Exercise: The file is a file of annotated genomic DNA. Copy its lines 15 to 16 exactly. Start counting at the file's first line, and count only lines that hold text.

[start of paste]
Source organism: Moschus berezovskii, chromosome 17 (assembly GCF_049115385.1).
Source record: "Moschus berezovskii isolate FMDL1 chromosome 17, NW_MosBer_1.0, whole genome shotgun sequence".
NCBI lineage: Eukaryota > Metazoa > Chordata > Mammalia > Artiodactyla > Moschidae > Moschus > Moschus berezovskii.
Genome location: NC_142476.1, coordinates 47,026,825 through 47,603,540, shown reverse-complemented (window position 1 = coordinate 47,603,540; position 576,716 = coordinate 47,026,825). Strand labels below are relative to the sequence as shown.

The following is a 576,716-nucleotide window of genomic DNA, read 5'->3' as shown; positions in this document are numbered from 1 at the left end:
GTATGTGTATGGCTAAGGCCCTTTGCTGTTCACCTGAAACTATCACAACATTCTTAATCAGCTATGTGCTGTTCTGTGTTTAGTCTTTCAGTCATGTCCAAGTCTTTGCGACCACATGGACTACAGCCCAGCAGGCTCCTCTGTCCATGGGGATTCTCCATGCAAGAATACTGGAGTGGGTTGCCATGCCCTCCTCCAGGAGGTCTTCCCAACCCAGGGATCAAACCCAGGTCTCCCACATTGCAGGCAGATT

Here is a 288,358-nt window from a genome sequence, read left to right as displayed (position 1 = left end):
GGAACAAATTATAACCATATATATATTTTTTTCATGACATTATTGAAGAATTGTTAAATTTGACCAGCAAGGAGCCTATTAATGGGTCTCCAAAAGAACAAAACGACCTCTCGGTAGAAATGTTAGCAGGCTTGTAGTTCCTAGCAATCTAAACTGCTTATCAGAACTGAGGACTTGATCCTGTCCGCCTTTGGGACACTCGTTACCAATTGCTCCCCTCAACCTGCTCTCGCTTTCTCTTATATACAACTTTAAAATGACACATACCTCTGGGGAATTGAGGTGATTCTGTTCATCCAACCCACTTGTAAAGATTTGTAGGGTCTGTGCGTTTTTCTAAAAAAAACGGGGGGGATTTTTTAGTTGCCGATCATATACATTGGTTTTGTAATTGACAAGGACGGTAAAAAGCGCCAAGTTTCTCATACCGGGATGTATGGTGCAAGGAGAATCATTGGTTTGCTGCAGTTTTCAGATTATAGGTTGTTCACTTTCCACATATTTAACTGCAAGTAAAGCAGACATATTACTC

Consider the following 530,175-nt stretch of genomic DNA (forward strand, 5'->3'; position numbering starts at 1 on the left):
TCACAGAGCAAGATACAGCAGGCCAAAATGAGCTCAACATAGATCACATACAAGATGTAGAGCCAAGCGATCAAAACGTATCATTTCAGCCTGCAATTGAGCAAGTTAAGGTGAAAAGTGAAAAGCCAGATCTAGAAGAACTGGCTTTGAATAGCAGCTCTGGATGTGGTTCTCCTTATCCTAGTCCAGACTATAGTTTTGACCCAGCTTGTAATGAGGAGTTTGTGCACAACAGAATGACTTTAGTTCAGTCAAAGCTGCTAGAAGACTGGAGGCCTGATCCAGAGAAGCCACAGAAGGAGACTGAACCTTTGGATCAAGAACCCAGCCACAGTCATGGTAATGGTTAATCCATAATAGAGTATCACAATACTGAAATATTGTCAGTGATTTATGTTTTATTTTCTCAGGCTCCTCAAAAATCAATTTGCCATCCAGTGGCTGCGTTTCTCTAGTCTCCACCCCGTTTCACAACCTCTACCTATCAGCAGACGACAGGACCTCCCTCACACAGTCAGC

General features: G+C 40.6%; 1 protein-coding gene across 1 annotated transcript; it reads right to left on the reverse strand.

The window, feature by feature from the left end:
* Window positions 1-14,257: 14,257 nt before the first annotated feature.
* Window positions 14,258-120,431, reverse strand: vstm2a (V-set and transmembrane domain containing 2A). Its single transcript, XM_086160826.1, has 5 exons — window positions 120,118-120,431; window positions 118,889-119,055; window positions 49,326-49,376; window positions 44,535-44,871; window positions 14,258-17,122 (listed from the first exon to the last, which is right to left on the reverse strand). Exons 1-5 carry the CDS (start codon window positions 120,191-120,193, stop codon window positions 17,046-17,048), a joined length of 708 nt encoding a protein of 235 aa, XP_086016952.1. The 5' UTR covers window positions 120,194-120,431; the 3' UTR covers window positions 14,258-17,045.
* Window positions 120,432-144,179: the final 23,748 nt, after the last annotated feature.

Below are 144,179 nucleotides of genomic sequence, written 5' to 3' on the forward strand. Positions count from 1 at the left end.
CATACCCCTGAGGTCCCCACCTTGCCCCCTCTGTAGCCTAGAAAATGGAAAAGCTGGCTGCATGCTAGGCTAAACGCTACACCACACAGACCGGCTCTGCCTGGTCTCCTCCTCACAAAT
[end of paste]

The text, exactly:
* Window positions 120,432-144,179: the final 23,748 nt, after the last annotated feature.

Below are 144,179 nucleotides of genomic sequence, written 5' to 3' on the forward strand. Positions count from 1 at the left end.